Navar Swift visited Van Buren from eastern Montana and said he can understand Brockway's unmatched stance towards the president's express dissatisfaction with those who protest, criticize or, in this case, disrespect the national anthem. His father – Montana author Earl E. Martin – was a Purple Heart veteran who fought in Vietnam, but then protested the war after his return states, Swift said. But people are complex, and for Swift's father, the protesting war and obedience to the president are not mutually exclusive.

"Although he was no longer in the military, he was trained to listen to the commander in chief," Swift said. "I'm totally empathetic" with Brockway.

Empathy is not what has been offered in the hundreds of calls, emails and messages poured into the Brockway family's inbox, Jasper told Missoulian during an interview at home outside Superior on Wednesday. [19659003] "The enmity is not local. Everyone knows everyone here. It comes from all over the country," Jasper said. "(Brockway's) family gets hundreds of threats, to the point where everyone had to remove their phone – literally pulled it off the wall."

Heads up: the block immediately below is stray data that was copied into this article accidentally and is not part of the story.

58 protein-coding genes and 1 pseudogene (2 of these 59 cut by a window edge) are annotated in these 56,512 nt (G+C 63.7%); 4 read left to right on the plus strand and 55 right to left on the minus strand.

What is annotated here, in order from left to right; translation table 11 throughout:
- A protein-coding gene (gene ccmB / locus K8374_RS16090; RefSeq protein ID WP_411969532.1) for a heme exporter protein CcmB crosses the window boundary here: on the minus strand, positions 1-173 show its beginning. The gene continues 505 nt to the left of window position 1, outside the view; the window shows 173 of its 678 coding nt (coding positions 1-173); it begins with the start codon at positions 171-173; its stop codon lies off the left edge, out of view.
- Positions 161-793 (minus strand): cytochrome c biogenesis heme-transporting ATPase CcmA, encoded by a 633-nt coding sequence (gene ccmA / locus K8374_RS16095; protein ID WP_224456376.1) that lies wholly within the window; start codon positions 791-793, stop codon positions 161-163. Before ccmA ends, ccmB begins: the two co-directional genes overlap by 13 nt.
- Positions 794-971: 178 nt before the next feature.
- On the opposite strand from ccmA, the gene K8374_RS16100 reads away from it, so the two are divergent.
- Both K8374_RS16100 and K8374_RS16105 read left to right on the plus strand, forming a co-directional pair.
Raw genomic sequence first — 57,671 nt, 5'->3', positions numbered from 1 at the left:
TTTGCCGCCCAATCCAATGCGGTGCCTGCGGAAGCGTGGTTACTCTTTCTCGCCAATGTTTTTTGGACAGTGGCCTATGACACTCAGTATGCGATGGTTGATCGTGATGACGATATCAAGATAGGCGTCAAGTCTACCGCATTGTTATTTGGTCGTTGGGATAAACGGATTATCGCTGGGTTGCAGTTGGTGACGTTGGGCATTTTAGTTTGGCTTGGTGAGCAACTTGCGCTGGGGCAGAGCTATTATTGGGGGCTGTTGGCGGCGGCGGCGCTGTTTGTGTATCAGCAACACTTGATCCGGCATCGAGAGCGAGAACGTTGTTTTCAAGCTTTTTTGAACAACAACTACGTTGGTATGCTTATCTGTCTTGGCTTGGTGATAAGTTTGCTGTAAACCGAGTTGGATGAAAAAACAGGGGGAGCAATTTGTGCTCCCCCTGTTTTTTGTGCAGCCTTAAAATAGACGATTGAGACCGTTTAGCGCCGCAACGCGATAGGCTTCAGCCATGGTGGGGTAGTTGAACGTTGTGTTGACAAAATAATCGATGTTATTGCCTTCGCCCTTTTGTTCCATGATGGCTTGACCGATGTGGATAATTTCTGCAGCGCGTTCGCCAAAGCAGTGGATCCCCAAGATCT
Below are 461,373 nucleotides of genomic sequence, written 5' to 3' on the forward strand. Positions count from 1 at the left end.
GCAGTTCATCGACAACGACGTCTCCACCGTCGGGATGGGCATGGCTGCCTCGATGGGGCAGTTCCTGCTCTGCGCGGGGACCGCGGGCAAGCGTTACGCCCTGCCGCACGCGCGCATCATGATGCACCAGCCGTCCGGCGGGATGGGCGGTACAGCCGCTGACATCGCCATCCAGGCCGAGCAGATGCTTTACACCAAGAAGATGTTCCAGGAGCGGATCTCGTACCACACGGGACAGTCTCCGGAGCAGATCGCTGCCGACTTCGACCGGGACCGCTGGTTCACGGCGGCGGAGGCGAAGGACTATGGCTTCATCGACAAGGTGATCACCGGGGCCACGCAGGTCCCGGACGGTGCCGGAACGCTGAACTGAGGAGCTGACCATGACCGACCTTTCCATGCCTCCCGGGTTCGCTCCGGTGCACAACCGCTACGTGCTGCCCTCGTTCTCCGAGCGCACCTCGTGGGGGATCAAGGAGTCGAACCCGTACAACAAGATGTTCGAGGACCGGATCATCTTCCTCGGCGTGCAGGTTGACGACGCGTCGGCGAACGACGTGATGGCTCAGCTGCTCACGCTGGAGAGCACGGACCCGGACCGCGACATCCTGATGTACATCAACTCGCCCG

Jasper described the threats as "from the left and right extremists."

" They threaten the lives of children who have nothing to do with this, "he said.

Before the case begins to angle toward a plea or trial, Brockway will undergo a psychiatric evaluation so that an expert can help define how, or if, Brockway's traumatic brain injury was in play during the attack.

The process has an I have already begun to get that evaluation done, Jasper said. Such an expert has been contacted, Jasper said; 19659003] "Getting into these takes months," Jasper said.

Larson put Brockway's next hearing until October 23.